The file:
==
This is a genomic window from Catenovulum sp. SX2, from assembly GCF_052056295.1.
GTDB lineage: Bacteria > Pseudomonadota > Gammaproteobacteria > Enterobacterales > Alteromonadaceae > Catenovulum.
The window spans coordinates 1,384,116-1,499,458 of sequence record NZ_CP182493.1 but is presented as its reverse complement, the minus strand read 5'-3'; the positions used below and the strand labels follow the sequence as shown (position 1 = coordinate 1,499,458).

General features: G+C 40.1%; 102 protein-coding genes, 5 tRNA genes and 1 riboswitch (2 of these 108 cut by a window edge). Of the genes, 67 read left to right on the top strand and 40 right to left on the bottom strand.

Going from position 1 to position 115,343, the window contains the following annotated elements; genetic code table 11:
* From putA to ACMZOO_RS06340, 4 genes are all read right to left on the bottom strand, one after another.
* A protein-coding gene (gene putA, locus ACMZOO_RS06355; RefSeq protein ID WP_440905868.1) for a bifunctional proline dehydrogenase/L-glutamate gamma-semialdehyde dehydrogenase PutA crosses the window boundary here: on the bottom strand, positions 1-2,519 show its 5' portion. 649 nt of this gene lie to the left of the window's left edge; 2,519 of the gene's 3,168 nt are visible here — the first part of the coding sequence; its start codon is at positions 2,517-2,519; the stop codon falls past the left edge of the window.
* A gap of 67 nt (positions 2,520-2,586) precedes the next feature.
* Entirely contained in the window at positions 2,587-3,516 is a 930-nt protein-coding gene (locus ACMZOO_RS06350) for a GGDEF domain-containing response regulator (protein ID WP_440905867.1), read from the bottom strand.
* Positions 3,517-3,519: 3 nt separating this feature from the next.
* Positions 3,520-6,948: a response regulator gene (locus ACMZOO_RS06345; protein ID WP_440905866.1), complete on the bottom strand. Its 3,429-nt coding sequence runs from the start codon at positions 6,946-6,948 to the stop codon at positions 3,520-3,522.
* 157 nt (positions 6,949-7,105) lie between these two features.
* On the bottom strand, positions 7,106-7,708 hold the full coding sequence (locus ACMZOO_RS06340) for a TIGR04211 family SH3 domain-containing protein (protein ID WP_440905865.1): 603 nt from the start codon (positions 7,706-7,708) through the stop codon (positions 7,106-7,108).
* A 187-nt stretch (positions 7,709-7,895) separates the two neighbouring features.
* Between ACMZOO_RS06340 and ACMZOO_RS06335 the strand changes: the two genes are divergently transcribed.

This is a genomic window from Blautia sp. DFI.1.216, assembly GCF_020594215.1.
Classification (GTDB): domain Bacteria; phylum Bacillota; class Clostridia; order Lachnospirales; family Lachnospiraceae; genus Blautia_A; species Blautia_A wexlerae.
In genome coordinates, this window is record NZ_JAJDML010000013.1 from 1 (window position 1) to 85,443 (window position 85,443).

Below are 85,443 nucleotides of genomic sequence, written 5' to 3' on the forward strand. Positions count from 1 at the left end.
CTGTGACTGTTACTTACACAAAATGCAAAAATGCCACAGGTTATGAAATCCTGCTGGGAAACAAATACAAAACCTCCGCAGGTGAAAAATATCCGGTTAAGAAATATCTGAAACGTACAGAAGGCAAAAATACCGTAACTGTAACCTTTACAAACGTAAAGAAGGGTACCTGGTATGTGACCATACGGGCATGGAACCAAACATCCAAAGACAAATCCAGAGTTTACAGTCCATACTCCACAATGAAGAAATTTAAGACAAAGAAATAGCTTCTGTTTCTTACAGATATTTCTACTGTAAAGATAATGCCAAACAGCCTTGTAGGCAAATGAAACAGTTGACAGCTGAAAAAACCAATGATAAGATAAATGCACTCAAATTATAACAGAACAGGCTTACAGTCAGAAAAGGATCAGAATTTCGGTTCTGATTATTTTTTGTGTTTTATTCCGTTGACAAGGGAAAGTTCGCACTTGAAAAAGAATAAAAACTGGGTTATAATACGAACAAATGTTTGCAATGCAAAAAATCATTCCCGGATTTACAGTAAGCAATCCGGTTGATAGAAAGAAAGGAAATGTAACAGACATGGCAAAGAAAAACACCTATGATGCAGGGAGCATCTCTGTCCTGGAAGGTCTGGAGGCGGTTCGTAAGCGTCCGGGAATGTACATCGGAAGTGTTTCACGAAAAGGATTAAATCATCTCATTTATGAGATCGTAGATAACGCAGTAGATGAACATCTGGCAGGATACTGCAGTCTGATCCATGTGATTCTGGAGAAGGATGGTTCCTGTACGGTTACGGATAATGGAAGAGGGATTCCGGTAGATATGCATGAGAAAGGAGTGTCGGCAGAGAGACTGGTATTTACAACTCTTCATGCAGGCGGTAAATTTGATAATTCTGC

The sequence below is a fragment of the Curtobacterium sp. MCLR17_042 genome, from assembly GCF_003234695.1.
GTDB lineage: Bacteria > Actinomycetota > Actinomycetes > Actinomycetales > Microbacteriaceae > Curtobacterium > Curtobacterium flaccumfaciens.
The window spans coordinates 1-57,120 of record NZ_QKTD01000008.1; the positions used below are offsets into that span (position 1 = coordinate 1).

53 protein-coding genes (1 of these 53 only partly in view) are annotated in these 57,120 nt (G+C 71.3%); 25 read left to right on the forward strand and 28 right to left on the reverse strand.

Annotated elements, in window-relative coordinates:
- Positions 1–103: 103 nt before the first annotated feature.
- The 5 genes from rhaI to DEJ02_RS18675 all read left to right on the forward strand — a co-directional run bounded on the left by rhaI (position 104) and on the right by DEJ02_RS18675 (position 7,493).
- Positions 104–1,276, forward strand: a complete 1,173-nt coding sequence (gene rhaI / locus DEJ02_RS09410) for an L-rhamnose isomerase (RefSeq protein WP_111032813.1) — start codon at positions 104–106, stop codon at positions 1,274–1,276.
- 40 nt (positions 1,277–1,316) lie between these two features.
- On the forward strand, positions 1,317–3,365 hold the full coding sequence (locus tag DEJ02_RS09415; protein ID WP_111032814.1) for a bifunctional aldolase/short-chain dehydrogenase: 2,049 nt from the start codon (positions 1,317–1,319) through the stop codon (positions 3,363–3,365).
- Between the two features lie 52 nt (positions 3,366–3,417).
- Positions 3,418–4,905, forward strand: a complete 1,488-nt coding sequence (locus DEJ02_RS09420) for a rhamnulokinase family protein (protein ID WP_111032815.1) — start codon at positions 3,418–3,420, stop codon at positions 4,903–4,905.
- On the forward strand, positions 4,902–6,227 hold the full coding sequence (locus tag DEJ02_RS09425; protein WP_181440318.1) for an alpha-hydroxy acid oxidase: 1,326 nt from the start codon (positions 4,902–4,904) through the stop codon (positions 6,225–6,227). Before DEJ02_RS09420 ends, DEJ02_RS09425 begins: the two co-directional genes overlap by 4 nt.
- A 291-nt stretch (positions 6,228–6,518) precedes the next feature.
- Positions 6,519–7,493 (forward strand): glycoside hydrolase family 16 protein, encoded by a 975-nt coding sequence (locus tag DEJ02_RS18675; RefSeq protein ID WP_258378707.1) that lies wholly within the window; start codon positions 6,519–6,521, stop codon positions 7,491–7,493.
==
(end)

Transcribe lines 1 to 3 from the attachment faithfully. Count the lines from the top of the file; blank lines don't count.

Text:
This is a genomic window from Catenovulum sp. SX2, from assembly GCF_052056295.1.
GTDB lineage: Bacteria > Pseudomonadota > Gammaproteobacteria > Enterobacterales > Alteromonadaceae > Catenovulum.
The window spans coordinates 1,384,116-1,499,458 of sequence record NZ_CP182493.1 but is presented as its reverse complement, the minus strand read 5'-3'; the positions used below and the strand labels follow the sequence as shown (position 1 = coordinate 1,499,458).